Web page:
Charlotte Personal Injury Attorney Matt Arnold answers the question: “What can you sue for in a personal injury case?”
Six lawsuits were just filed by former college football players against their universities, conferences, and the National Collegiate Athletic Association, claiming negligence over the handling of the players’ head injuries. The named defendants in the filings include Vanderbilt and Penn State and three major football conferences: the Southeastern Conference, the Big Ten, and the Pacific-12.
Earlier this year, a federal judge approved a settlement in a separate class-action lawsuit on behalf of all college athletes against the N.C.A.A. The proposed settlement included new safety protocols but did not offer any payments to individual players struggling with cognitive brain function issues following football-related concussions.
In contrast, the N.F.L.’s settlement with retired players last year included hundreds of millions of dollars to help retired players with any of several neurological diseases. It provided for payments of up to $5 million to affected players, medical monitoring for all N.F.L. players to determine whether they qualify for payment, with an additional $10 million set aside for education about concussions.
The new N.C.A.A. lawsuits also name Auburn, Georgian, Utah and Oregon as defendant universities. The plaintiffs involved had careers spanning the decades before the N.C.A.A. started requiring concussion protocols from its members; one of the plaintiffs competed as far back as the 1970s. The lawsuits state that the players suffered concussions in college and now have a variety of health problems, including depression, mood swings and sleeplessness.
The new suits face hurdles. Concussed former college athletes first sued the N.C.A.A. over concussions in 2011. After numerous similar cases were brought around the country, they were consolidated into the class-action case.
In 2014, the N.C.A.A. announced that they had reached a settlement with the plaintiffs’ attorneys. The judge approved most of the terms, including a $70 million fund to screen for brain trauma, but notably refused to sign off on the provision that would have given the N.C.A.A. full immunity from class-action lawsuits in the future. The judge’s counter-proposal to the settlement agreement specifically allowed for athletes from one university to sue the organization as a class. As of now, the N.C.A.A. still has yet to agree to this proposal.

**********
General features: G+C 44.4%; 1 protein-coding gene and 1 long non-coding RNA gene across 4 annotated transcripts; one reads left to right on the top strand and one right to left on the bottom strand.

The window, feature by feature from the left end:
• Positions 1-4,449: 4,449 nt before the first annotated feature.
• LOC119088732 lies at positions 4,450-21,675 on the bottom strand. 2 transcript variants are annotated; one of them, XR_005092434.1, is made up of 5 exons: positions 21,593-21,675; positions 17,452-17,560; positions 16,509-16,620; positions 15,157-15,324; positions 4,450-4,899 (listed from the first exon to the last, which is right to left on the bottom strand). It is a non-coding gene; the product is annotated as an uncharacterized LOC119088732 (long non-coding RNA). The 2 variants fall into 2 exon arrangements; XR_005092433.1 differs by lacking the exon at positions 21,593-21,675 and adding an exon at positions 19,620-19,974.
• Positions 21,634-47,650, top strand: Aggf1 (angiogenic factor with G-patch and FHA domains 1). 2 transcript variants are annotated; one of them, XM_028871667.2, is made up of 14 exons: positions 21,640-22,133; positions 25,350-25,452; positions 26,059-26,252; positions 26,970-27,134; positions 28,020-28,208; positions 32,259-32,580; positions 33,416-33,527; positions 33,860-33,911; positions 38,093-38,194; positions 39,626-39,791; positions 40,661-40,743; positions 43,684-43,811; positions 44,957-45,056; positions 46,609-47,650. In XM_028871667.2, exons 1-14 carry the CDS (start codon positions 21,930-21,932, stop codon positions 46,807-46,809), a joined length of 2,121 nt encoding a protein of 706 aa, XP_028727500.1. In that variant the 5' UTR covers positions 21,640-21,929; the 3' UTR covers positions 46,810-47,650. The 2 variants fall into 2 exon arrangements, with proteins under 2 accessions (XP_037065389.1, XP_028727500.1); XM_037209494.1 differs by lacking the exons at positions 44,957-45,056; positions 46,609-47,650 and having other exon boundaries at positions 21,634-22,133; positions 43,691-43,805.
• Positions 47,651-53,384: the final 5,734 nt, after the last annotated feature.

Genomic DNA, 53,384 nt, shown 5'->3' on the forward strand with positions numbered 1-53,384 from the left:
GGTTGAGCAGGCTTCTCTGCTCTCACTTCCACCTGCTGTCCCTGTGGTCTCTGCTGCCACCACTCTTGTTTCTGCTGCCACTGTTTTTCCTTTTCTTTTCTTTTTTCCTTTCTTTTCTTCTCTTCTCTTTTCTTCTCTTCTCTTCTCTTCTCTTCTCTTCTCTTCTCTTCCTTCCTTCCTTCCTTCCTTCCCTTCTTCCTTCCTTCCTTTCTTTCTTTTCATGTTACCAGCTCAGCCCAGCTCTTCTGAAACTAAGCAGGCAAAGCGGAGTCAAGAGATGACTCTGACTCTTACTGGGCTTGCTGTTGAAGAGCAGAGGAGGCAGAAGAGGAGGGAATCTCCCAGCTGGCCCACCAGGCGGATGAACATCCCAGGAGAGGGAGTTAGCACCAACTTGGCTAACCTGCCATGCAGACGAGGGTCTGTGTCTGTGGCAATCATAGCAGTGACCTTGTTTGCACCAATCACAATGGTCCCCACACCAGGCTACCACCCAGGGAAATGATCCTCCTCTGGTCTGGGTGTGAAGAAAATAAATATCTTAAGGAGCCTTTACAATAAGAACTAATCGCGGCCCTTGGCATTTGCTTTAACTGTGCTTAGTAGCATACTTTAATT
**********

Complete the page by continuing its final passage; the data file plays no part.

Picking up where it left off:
This back-and-forth well demonstrates the process of negotiating a settlement instead of going to trial—both defendant and plaintiff must find terms they agree on, and present them to the judge in a cohesive agreement. This agreement is presented to the judge, who can approve the agreement in whole or in part. If they see fit, the judge can make a recommendation as to any new or changed terms for the agreement, as happened here. Then, both parties must agree to these changes.
Each of the six cases filed seeks its own jury trial to award damages to the players individually. Some legal experts have pointed out that it might be much easier to prove negligence against the N.F.L., an organization dedicated specifically to professional football, than against universities, who have broader and more diverse goals.
Attorneys for the former football players have declined to speculate on the potential payout if they win. One of them, Chicago attorney Jay Edelson, said that they expect 40 to 50 class-action lawsuits to additionally be filed on behalf of tens of thousands of former football players.
If you or someone close to you has been injured, contact an experienced personal injury attorney today who can help you receive the compensation to which you may be entitled. Contact Arnold & Smith, PLLC for a free consultation, call at 704-370-2828 or click here for additional resources.
About the Author
Matthew Arnold is a Managing Member of Arnold & Smith, PLLC, where he focuses on the areas of family law, divorce, child custody, child support, alimony and equitable distribution.
Mr. Arnold was raised in Charlotte, where he graduated from Providence Senior High School. He attended Belmont Abbey College, where he graduated cum laude, before attending law school at the University of North Carolina at Chapel Hill on a full academic scholarship.
A board-certified specialist in the practice of Family Law, Mr. Arnold is admitted to practice in all state courts in North Carolina, in the United States Federal Court for the Western District of North Carolina, in the North Carolina Court of Appeals and Supreme Court, and in the Fourth Circuit United States Court of Appeals in Richmond, Virginia.
In his free time, Mr. Arnold enjoys golfing and spending time with his wife and three children.
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